History was made last month when the Federal Investigation Agency (FIA) issued a summons to the Minister of Religious Affairs, Hamid Saeed Kazmi, and a federal secretary, Agha Sarwar Qizalbash, to show up at the FIA headquarters where they were grilled for several hours about their alleged involvement in a Haj scam. Kazmi, along with Qizalbash and Rao Shakeel, Director General Haj, are at the heart of a multibillion rupees scam involving tens of thousands of Pakistani pilgrims who were forced to go without basic amenities during their pilgrimage to Saudi Arabia, despite being charged a substantial amount. Federal Minister for Interior Rehman Malik confirmed that corruption worth over Rs 36 million has taken place in the Haj operation this year.
Every year, nearly 60% of all Pakistani Hajis opt to perform Haj through the subsidised official channel — a task which the government has been undertaking for many years now. It is usually the poor, with their miniscule savings, who opt to take this route. However, this year’s pilgrims were allegedly charged more than what they should have been charged, and what’s more, were given inadequate and far-flung accommodations that largely lacked basic amenities such as electricity and water. According to the Saudi prince Bandar Bin Khalid Bin Abdul Aziz Al-Saud, who first took notice of this corruption and informed the Supreme Court of Pakistan, the pilgrims were charged 3,500-3,600 Saudi riyals for a place that should not have cost more than 1,500 riyals “under any circumstance.”
The day after FIA’s interrogation, Kazmi and the federal minister of science and technology, Azam Swati, belonging to the JUI-F (Jamiat Ulema-e-Islam), were sacked by Prime Minister Gilani for engaging in a public row over the alleged corruption despite his warnings to refrain from trading barbs over the issue. Taking umbrage at Swati’s sacking, JUI-F’s Maulana Fazlur Rehman pulled out of the coalition at the centre to protest Swati’s removal. The maulana stated that Swati was only stating the obvious — that Kazmi was guilty of swindling the Hajis.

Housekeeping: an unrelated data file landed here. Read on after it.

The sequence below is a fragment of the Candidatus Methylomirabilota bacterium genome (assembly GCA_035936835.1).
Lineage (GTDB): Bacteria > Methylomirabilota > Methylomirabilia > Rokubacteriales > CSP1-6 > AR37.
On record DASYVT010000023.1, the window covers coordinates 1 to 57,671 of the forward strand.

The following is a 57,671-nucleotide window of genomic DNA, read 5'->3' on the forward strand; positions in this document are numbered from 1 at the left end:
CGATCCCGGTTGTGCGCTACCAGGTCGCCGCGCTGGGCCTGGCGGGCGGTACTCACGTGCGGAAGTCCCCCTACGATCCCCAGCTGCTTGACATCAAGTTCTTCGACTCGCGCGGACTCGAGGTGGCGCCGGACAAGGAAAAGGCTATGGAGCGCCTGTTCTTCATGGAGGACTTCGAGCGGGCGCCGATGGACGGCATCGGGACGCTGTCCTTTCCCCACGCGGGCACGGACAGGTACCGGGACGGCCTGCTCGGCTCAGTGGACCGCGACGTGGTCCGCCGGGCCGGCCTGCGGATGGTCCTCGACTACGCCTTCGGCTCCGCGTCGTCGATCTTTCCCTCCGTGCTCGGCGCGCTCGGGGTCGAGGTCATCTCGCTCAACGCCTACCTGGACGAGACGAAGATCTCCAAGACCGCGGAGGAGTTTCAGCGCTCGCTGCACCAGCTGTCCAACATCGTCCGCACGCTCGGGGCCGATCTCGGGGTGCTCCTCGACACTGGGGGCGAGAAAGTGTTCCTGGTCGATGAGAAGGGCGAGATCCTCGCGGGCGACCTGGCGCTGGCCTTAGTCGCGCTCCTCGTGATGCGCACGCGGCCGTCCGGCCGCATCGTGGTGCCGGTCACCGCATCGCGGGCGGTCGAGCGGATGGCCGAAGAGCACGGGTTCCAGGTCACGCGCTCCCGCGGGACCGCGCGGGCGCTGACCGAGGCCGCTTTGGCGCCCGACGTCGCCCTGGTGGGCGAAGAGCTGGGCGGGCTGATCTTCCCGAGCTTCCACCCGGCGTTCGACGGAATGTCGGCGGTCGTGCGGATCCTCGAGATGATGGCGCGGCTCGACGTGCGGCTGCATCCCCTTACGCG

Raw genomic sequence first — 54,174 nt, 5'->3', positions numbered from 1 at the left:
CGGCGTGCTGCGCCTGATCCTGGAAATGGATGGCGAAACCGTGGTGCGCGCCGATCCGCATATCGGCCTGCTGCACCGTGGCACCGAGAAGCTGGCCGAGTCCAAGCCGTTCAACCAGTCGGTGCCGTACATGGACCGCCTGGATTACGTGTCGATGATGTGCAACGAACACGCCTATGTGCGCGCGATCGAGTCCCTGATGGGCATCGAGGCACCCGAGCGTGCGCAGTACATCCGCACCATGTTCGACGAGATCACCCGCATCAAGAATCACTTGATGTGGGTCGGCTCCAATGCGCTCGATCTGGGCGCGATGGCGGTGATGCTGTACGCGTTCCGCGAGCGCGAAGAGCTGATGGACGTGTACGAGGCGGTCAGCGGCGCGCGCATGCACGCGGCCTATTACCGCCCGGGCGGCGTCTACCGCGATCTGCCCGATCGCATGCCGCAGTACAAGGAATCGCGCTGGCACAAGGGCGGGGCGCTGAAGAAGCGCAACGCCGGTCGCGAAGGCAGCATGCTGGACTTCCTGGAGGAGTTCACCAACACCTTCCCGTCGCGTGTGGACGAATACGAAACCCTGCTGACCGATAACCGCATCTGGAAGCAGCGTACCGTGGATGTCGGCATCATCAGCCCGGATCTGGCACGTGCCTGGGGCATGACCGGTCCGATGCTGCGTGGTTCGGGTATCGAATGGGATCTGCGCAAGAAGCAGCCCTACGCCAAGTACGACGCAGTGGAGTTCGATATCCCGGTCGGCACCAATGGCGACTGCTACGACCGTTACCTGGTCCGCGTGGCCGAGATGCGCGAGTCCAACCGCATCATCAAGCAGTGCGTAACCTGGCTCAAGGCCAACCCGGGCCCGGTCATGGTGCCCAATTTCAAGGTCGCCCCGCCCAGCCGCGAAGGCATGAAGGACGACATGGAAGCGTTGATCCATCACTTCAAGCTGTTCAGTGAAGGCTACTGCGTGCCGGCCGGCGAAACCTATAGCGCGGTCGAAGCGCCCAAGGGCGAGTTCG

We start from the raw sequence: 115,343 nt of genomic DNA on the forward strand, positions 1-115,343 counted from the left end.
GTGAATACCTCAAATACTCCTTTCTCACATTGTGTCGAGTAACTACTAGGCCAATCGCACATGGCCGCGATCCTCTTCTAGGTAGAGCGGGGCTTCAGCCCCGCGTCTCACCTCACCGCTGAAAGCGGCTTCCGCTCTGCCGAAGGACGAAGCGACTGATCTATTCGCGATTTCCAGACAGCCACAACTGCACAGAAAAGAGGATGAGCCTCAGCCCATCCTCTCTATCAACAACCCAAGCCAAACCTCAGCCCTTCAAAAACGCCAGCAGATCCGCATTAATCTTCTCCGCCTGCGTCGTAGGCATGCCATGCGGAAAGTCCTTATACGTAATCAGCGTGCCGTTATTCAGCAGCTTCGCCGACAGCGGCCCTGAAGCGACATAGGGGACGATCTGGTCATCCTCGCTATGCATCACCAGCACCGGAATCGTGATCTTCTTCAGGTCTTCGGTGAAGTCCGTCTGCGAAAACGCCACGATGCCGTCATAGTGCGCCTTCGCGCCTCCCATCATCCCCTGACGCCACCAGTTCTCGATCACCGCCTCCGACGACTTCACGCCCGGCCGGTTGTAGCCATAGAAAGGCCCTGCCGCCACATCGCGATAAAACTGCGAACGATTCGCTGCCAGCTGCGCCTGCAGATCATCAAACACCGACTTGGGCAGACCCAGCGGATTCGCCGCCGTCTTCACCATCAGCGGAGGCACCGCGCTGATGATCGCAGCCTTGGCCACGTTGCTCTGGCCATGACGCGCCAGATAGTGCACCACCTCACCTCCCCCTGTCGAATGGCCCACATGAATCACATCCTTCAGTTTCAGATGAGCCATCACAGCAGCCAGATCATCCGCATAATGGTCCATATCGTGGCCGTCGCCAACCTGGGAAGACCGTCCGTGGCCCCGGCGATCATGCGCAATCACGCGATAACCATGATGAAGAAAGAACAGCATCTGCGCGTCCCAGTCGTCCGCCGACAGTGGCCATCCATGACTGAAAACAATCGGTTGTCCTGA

Incidentally, Kazmi started out as an Imam in a mosque in Multan and also served for some time as a clerk in the income tax department in Multan before he ended up as a federal minister. He has now been replaced by labour and manpower minister Syed Khursheed Shah.
Rao Shakeel was already being investigated for corruption during his posting in Multan and his name was on the Exit Control List. How he landed the lucrative post of DG Haj is being investigated and there are reports of his connection to Prime Minister Gilani. In Shakeel’s written reply to the court, he denied allegations of corruption stating that the hiring he did for Haj lodging was totally on merit. On Pakistan’s request, Interpol has issued arrest warrants for a Pakistani travel agent Ahmed Faiz, based in Saudi Arabia, one of Shakeel’s men appointed to acquire accommodation. Faiz is also accused of money laundering in Saudi Arabia.